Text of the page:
Villagers stage sit-in after being blamed for violence

PUBLISHED : Wednesday, 07 December, 2011, 12:00am
UPDATED : Wednesday, 07 December, 2011, 12:00am


Thousands of residents rallied in Wukan village, Guangdong, yesterday to protest against the authorities' branding of previous petitions as illegal. They vowed not to budge in their fight against corrupt officials.

The sit-in followed a statement by a Lufeng county government spokesman on Saturday that blamed violence that erupted in the village on September 21 on the organisation of illegal meetings that were exploited by 'a few people harbouring hidden agendas'.

The protest on September 21, triggered by the requisition of farmland, turned violent, with thousands of Wukan residents overturning police cars and government vehicles.

Two months later, several thousand villagers again took to the streets in a largely peaceful protest accusing the local authorities of failing to follow through on promises, with some carrying a banner reading 'Opposing Dictatorship'.

The spokesman said villagers were not allowed to organise illegal activities or use criminal or violent means to hinder the government's efforts to tackle the issue.

Villagers also expressed disappointment yesterday at the recent naming of the unpopular Zhu Maoquan as the village's Communist Party secretary.

Hundreds went to the party's headquarters in the village to vent their anger over the past few days, one resident said.

A village representative said another villager, Zhuang Liehong , 26, had been detained by the State Security Bureau when he attended a wedding banquet in Shenzhen last week.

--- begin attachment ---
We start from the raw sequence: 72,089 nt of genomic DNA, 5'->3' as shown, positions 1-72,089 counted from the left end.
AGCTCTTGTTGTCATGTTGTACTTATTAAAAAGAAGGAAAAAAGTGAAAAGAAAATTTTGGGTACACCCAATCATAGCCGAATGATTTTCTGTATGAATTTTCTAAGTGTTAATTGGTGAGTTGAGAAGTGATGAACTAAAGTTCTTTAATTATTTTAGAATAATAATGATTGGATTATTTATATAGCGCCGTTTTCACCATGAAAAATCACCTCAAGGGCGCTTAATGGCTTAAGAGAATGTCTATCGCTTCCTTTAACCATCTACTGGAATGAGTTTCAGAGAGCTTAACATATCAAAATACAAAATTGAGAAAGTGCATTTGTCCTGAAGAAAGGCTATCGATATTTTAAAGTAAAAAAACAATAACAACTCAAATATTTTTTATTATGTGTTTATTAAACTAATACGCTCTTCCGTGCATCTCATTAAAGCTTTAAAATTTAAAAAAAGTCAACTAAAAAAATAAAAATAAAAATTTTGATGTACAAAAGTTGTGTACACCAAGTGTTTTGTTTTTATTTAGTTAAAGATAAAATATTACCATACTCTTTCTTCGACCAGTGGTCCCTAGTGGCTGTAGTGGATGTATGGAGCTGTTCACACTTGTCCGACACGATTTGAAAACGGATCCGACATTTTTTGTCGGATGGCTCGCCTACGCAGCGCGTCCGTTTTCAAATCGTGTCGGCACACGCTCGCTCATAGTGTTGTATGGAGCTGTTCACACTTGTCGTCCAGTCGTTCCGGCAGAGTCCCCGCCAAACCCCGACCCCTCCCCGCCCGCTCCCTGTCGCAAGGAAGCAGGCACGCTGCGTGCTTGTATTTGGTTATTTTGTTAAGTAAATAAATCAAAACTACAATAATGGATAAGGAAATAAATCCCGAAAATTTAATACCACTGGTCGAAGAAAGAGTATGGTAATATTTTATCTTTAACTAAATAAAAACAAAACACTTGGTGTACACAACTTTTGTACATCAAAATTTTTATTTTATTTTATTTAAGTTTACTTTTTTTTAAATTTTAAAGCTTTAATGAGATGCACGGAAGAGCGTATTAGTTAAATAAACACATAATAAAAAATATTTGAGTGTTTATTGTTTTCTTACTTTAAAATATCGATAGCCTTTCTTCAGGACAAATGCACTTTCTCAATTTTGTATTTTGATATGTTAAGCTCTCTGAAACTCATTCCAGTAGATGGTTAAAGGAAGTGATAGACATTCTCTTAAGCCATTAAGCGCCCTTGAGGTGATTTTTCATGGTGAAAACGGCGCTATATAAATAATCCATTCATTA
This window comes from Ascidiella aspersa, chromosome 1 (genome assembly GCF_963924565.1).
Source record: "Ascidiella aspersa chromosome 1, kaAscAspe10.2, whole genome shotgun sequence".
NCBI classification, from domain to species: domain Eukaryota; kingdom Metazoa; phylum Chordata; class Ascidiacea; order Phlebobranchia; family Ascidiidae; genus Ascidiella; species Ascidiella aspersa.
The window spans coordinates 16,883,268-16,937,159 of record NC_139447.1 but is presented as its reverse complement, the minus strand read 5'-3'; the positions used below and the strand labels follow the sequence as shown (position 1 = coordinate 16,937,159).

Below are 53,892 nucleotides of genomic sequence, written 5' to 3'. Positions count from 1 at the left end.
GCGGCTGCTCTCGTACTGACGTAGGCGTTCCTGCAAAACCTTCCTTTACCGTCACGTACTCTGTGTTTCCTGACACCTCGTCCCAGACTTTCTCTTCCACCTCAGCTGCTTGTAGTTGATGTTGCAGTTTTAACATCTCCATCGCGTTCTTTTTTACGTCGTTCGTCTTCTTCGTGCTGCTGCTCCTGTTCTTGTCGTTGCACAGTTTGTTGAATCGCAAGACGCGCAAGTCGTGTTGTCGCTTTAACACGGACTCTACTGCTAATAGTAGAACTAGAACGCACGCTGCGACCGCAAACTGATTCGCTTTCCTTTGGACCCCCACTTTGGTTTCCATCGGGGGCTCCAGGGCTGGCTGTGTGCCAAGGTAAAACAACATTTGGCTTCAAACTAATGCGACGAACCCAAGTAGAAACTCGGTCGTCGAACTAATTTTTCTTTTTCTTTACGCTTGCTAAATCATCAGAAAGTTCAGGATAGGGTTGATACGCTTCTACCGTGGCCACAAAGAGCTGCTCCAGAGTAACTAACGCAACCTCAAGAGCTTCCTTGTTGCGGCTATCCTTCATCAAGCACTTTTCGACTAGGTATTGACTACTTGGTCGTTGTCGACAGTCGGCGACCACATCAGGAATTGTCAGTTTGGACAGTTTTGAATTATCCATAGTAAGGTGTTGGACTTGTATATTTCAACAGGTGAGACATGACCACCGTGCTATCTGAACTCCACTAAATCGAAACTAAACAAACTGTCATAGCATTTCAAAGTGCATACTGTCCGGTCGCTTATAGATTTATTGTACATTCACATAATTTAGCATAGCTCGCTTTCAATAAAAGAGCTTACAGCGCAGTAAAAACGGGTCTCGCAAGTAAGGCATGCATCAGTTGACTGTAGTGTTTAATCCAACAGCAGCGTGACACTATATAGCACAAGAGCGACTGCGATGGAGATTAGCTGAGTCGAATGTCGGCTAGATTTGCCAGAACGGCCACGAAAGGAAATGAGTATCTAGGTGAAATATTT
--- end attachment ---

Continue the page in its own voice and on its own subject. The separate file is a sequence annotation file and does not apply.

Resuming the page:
'As one of our core members, Zhuang is responsible for contacting journalists from foreign media organisations and knows a lot of secrets about our planning and actions,' the villager said, claiming that a senior Shanwei city official told him over the weekend that Zhuang would be jailed for at least 10 years for 'colluding with foreign forces and jeopardising state security'.

The representative said he believed an official had told him about Zhuang's case as a warning that he might face a similar fate if he refused to co-operate with the government and stop villagers from protesting again.

The county government spokesman said village leaders could face serious charges.

Its statement said that it would severely punish the leaders of the protests and warned that 'overseas forces wanted to sow divisions between the government and villagers' and take advantage of the negative publicity caused by villagers' actions to jeopardise the national interests.

The head of the Donghai township government was besieged by hundreds of villagers when he visited Wukan on Monday morning, the village representative said.

Some villagers, including Zhuang's relatives, suggested that the official be held hostage in exchange for Zhuang's release.

He was not allowed to leave until Monday afternoon.

To prevent public security officers from detaining their leaders, young villagers began evening patrols over the weekend, a Wukan resident said.